Last Days in Moab
Two towns top the list of Fenlason favorite Jeeping destinations. Moab, Utah is one of them. (The other one is Ouray, Colorado.) This video shows off why!
We extended our stay in the red rock labyrinth set on conquering two final challenges: Dome Rock and Gemini Bridges.
Little did we know what the extra two days held in store . . .
It began like any other day. Mom packed the lunch. Kids gathered the gear. Dad checked the oil, tires, and gas. The entrance to Dome Rock trail began an hour from town–an hour from cell service . . .from ANY services.
Our first challenge was “the steps.” We lowered the air pressure in the tires and the Jeep climbed right up these fellas! (Did I mention we have a really amazing driver!)
Two hours into the trail, something strange happened. Coming down a steep descent, the transmission stopped shifting. The gears would not engage. The wheels stopped moving and we were stuck in “bowl” at an intersection of trails that all went uphill.
What to do? Jordan and Alyssa gathered the hammocks to find a place in the shade. We would wait a bit. Maybe another Jeep would come by and be able to get us help. Jarred hiked up to a higher spot hoping to find a little cell connection. There was none.
Then the boys had a moment of inspiration . . .
Jarred’s parents have been Jeeping in Moab with us in the past; they know the area and where to get help. A text was sent to Amma and the phone attached to the drone. Perhaps up higher–say 400 feet higher–there might be a bit of 4G or LTE if we were really blessed.
Not sure if that worked, but we weren’t waiting around any longer.
We took one last selfie with the Jeep, attached a note on the windshield with our plans to hike out, and took off with a hammock-modified-into-a-backback full of water bottles, and headed out on foot.
Approaching the distant rock formation, we discovered one bar of service and called 911.
Jenny @ 911: “What’s your emergency?”
Us: “Our Jeep broke down 2 hours into Dome Plateau and–”
911: “Are you the Fenlason family?”
911: “Suzanne Fenlason has already called us and a deputy has been dispatched . . .”
Last time we were here, Moab was the filming site for much of The Lone Ranger film with Johnny Depp. It’s landscape is desolate, dry, and very rough and rocky. The area sees at least one adventure-related death a year and “Search and Rescue” is sent out on average 100 times a year.
The Fenlason family was their 70th rescue call so far in 2015.
Several hours later, a brave tow truck driver returned with Jarred to retrieve the Jeep.
The mileage added up and we received a bill for $680 from the Moab towing company. Next morning, the Jeep was fixed for $35 in labor in 10 minutes with a $3.99 plastic piece that had cracked under the 4-wheel drive gear shifter.
Yep. That’s how it goes sometimes when you live a life a epic adventures! 🙂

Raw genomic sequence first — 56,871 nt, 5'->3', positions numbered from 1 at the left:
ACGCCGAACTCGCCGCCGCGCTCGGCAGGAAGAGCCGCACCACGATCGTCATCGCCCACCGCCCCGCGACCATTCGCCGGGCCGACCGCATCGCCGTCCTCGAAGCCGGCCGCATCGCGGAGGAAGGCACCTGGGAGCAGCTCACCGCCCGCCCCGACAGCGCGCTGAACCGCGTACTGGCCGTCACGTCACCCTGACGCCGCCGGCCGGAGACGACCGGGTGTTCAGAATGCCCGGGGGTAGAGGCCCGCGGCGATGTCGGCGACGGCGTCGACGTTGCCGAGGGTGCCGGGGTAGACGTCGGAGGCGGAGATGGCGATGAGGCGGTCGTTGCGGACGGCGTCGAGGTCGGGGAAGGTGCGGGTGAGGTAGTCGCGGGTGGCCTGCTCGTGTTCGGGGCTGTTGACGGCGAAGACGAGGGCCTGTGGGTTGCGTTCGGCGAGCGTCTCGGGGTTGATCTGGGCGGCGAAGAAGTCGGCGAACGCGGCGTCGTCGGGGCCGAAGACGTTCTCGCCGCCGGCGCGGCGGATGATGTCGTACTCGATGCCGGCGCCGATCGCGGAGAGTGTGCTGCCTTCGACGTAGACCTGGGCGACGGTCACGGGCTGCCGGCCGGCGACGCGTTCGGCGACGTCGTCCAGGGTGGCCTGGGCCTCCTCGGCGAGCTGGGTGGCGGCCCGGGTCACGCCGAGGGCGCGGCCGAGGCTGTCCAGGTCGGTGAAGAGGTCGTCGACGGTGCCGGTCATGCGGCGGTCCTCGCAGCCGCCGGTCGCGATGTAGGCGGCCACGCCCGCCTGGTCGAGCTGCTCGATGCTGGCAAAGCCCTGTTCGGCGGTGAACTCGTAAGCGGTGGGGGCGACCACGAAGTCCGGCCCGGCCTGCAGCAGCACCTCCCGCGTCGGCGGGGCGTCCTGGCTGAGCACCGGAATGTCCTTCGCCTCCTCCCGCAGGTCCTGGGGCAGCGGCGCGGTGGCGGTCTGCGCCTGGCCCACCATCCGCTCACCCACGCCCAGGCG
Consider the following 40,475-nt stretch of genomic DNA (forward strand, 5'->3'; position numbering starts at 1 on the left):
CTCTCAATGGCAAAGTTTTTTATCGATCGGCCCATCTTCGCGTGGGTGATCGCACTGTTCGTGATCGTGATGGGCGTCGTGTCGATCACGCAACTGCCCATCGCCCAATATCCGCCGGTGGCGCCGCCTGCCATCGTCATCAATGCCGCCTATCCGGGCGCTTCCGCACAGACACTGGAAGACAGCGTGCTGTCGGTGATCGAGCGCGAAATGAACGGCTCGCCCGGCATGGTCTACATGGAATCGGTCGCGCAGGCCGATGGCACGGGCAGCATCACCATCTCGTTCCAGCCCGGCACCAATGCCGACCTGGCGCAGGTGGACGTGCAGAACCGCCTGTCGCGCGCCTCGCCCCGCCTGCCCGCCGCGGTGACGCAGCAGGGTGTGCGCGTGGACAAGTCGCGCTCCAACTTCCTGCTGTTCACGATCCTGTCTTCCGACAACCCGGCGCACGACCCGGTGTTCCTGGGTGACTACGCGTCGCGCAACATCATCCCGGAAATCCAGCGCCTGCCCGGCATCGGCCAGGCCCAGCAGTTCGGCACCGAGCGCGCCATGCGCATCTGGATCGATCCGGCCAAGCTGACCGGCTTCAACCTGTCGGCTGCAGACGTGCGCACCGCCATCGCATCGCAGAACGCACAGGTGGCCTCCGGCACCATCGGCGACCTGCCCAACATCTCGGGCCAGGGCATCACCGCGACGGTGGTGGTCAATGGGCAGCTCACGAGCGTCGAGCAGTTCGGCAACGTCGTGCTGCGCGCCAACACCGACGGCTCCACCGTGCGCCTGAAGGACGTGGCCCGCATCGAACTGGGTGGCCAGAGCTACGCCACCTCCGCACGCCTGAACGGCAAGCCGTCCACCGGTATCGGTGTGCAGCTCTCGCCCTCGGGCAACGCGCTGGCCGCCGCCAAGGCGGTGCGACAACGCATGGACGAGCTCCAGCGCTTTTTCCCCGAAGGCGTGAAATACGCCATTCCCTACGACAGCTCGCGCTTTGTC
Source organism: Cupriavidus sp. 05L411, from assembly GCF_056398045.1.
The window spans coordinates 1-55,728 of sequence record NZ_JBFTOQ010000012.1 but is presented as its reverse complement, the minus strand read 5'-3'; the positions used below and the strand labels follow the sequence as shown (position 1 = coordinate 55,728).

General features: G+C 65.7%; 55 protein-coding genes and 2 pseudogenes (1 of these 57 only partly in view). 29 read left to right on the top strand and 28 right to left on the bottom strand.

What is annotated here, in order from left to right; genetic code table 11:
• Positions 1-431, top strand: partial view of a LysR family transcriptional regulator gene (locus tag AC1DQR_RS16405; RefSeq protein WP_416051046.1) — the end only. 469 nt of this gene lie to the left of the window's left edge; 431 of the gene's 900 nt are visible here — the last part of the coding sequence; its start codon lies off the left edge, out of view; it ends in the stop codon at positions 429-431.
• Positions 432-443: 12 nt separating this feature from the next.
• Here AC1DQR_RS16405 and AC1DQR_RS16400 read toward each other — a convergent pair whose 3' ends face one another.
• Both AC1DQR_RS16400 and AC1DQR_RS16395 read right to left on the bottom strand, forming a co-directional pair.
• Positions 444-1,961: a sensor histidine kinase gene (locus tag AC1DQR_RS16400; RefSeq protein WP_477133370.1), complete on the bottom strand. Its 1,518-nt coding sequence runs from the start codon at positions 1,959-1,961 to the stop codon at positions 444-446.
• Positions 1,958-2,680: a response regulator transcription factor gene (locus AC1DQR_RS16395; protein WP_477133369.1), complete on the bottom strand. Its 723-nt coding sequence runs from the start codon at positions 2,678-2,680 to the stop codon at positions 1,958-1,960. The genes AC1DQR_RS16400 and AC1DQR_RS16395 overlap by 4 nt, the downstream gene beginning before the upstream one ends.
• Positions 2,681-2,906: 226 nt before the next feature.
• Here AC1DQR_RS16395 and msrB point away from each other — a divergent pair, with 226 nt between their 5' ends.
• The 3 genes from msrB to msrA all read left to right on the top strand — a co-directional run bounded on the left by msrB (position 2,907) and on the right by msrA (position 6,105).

You would think that we would be begging for a day off–a day of rest–maybe laying around the pool at our campground, or a nice game of Clue around the picnic table. But NO– there was still one challenge left untamed.
Tomorrow: Gemini Bridges . . .
Last Day! It’s gonna be a good day!!
Alyssa is a trouper! Getting the gear together: Backback full of waters, hammocks, drone, and ukulele. Check!
[Left photo from below the Bridges on Bull Canyon Trail; Right photo from the drone at 100′]
Gemini Bridges is a popular Jeeping Spot 2 hours from town, but not everybody takes the posted warnings seriously. Four years ago, a boy scout troop took a hike along the top of the arches. One boy thought he could jump the 6ft. span between the arches and fell to his death. Another 19 year old guy drove his Jeep over the arches and plummeted to his death. We weren’t taking any chances.
We simply hung up our hammocks near the famed sight :-
We found a little oasis on the plateau to get settled for a rest. Alyssa had a sweet set-up complete with a “coffee table” rock.
Then we thought we’d get a little drone footage and fly through the arches–something dramatic for the blog.
Like we needed more drama in Moab! The drone came crashing down the walls between the arches.
(This place is reminiscent of the Bermuda Triangle stories!)
It landed somewhere down here on a shelf way below the arches, but way above the canyon floor. Maybe you can see the little white crashed drone in the above pictures… The only access would be from Bull Canyon, another hour Jeep drive.
Bull Canyon is meant more for hikers and small ATVs, but the fearless Jeep crew was on a recovery mission, so . . . onward and downward!
Once the Jeep was at the bottom, there was no easy access to the shelf on which the drone lay.
Hmmm…perhaps someone could shimmy up this crevice to the shelf above? J.S.Fenlason to the resuce! All those push-ups and squats really paid off!
Victory! See Jordan up there?
The drone was recovered. Pieces of it were strewn along the high rock shelf, but the video card was intact! (The video from that will be assessed and applied to the final video production at the end of the trip . . . we hope. 🙂 )
FYI: There was an error received just before the crash that should be covered by warranty. We shipped it to CA and hope to have it back by the time we get to FL.
Above is the actual crash video! 🙁
The last two days in Moab were a bit more than we planned for. But that’s what makes life (and blogs) interesting . . . all the interruptions.